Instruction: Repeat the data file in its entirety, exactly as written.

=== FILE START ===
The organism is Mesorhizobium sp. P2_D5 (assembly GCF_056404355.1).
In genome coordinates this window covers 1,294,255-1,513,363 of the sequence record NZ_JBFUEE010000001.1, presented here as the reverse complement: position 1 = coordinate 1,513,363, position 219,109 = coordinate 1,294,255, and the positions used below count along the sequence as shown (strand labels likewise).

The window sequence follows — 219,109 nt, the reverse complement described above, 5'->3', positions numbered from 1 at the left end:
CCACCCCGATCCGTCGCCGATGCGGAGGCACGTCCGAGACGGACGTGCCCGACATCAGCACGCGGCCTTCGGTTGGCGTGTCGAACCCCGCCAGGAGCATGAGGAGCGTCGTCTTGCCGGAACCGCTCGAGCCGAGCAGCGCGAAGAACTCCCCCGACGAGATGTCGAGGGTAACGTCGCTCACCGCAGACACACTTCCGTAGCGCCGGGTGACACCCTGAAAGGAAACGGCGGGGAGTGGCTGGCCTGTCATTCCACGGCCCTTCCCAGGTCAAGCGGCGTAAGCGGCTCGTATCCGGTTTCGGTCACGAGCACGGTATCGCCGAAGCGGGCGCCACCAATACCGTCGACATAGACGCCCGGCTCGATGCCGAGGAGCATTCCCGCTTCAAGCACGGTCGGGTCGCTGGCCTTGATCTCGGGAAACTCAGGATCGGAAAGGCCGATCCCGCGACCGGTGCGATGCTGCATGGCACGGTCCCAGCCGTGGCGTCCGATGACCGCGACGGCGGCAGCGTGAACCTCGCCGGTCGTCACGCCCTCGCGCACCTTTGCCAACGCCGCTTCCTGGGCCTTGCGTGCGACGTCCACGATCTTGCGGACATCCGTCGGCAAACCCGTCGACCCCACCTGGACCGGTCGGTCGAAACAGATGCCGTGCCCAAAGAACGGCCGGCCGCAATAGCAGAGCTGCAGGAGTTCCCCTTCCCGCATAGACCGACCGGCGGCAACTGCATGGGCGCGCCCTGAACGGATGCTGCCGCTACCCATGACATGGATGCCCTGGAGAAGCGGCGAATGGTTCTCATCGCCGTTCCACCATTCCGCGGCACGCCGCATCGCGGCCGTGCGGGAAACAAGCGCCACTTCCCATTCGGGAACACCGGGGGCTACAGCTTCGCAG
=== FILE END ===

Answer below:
The organism is Mesorhizobium sp. P2_D5 (assembly GCF_056404355.1).
In genome coordinates this window covers 1,294,255-1,513,363 of the sequence record NZ_JBFUEE010000001.1, presented here as the reverse complement: position 1 = coordinate 1,513,363, position 219,109 = coordinate 1,294,255, and the positions used below count along the sequence as shown (strand labels likewise).

The window sequence follows — 219,109 nt, the reverse complement described above, 5'->3', positions numbered from 1 at the left end:
CCACCCCGATCCGTCGCCGATGCGGAGGCACGTCCGAGACGGACGTGCCCGACATCAGCACGCGGCCTTCGGTTGGCGTGTCGAACCCCGCCAGGAGCATGAGGAGCGTCGTCTTGCCGGAACCGCTCGAGCCGAGCAGCGCGAAGAACTCCCCCGACGAGATGTCGAGGGTAACGTCGCTCACCGCAGACACACTTCCGTAGCGCCGGGTGACACCCTGAAAGGAAACGGCGGGGAGTGGCTGGCCTGTCATTCCACGGCCCTTCCCAGGTCAAGCGGCGTAAGCGGCTCGTATCCGGTTTCGGTCACGAGCACGGTATCGCCGAAGCGGGCGCCACCAATACCGTCGACATAGACGCCCGGCTCGATGCCGAGGAGCATTCCCGCTTCAAGCACGGTCGGGTCGCTGGCCTTGATCTCGGGAAACTCAGGATCGGAAAGGCCGATCCCGCGACCGGTGCGATGCTGCATGGCACGGTCCCAGCCGTGGCGTCCGATGACCGCGACGGCGGCAGCGTGAACCTCGCCGGTCGTCACGCCCTCGCGCACCTTTGCCAACGCCGCTTCCTGGGCCTTGCGTGCGACGTCCACGATCTTGCGGACATCCGTCGGCAAACCCGTCGACCCCACCTGGACCGGTCGGTCGAAACAGATGCCGTGCCCAAAGAACGGCCGGCCGCAATAGCAGAGCTGCAGGAGTTCCCCTTCCCGCATAGACCGACCGGCGGCAACTGCATGGGCGCGCCCTGAACGGATGCTGCCGCTACCCATGACATGGATGCCCTGGAGAAGCGGCGAATGGTTCTCATCGCCGTTCCACCATTCCGCGGCACGCCGCATCGCGGCCGTGCGGGAAACAAGCGCCACTTCCCATTCGGGAACACCGGGGGCTACAGCTTCGCAG